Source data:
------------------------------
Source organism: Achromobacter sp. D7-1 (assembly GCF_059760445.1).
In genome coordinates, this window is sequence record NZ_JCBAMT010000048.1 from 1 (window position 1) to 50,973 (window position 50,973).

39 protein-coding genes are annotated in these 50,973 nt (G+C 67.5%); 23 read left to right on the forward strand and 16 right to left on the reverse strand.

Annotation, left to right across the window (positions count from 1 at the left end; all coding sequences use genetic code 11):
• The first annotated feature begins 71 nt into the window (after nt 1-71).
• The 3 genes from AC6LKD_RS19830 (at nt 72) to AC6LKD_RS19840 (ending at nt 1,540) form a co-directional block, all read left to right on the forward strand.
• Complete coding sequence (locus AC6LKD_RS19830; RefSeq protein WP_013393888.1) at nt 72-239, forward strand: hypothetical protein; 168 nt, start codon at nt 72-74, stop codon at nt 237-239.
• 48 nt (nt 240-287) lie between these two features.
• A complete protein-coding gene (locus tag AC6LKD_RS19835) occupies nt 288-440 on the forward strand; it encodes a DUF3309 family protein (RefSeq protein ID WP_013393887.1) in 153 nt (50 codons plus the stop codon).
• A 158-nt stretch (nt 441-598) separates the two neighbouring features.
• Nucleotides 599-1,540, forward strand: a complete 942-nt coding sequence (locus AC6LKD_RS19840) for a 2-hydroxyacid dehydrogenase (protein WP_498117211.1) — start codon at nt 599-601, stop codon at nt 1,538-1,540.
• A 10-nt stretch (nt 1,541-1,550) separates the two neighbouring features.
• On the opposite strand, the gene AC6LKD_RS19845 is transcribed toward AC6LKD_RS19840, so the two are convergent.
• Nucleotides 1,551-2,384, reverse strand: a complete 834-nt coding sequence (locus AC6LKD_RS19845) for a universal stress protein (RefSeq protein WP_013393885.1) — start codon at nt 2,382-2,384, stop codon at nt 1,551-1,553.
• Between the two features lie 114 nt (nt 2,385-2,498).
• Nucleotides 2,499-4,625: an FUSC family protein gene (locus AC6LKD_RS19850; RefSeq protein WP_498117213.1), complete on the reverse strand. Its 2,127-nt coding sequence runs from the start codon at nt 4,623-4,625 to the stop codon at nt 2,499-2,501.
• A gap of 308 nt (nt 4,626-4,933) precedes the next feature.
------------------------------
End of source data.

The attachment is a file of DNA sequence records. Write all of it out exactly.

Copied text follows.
Source organism: Achromobacter sp. D7-1 (assembly GCF_059760445.1).
In genome coordinates, this window is sequence record NZ_JCBAMT010000048.1 from 1 (window position 1) to 50,973 (window position 50,973).

39 protein-coding genes are annotated in these 50,973 nt (G+C 67.5%); 23 read left to right on the forward strand and 16 right to left on the reverse strand.

Annotation, left to right across the window (positions count from 1 at the left end; all coding sequences use genetic code 11):
• The first annotated feature begins 71 nt into the window (after nt 1-71).
• The 3 genes from AC6LKD_RS19830 (at nt 72) to AC6LKD_RS19840 (ending at nt 1,540) form a co-directional block, all read left to right on the forward strand.
• Complete coding sequence (locus AC6LKD_RS19830; RefSeq protein WP_013393888.1) at nt 72-239, forward strand: hypothetical protein; 168 nt, start codon at nt 72-74, stop codon at nt 237-239.
• 48 nt (nt 240-287) lie between these two features.
• A complete protein-coding gene (locus tag AC6LKD_RS19835) occupies nt 288-440 on the forward strand; it encodes a DUF3309 family protein (RefSeq protein ID WP_013393887.1) in 153 nt (50 codons plus the stop codon).
• A 158-nt stretch (nt 441-598) separates the two neighbouring features.
• Nucleotides 599-1,540, forward strand: a complete 942-nt coding sequence (locus AC6LKD_RS19840) for a 2-hydroxyacid dehydrogenase (protein WP_498117211.1) — start codon at nt 599-601, stop codon at nt 1,538-1,540.
• A 10-nt stretch (nt 1,541-1,550) separates the two neighbouring features.
• On the opposite strand, the gene AC6LKD_RS19845 is transcribed toward AC6LKD_RS19840, so the two are convergent.
• Nucleotides 1,551-2,384, reverse strand: a complete 834-nt coding sequence (locus AC6LKD_RS19845) for a universal stress protein (RefSeq protein WP_013393885.1) — start codon at nt 2,382-2,384, stop codon at nt 1,551-1,553.
• Between the two features lie 114 nt (nt 2,385-2,498).
• Nucleotides 2,499-4,625: an FUSC family protein gene (locus AC6LKD_RS19850; RefSeq protein WP_498117213.1), complete on the reverse strand. Its 2,127-nt coding sequence runs from the start codon at nt 4,623-4,625 to the stop codon at nt 2,499-2,501.
• A gap of 308 nt (nt 4,626-4,933) precedes the next feature.